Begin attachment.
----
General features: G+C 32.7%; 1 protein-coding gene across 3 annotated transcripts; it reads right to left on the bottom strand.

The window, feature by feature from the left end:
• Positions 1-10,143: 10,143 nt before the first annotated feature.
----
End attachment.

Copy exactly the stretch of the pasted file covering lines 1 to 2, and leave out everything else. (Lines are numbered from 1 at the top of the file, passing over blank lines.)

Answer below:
General features: G+C 32.7%; 1 protein-coding gene across 3 annotated transcripts; it reads right to left on the bottom strand.

The window, feature by feature from the left end: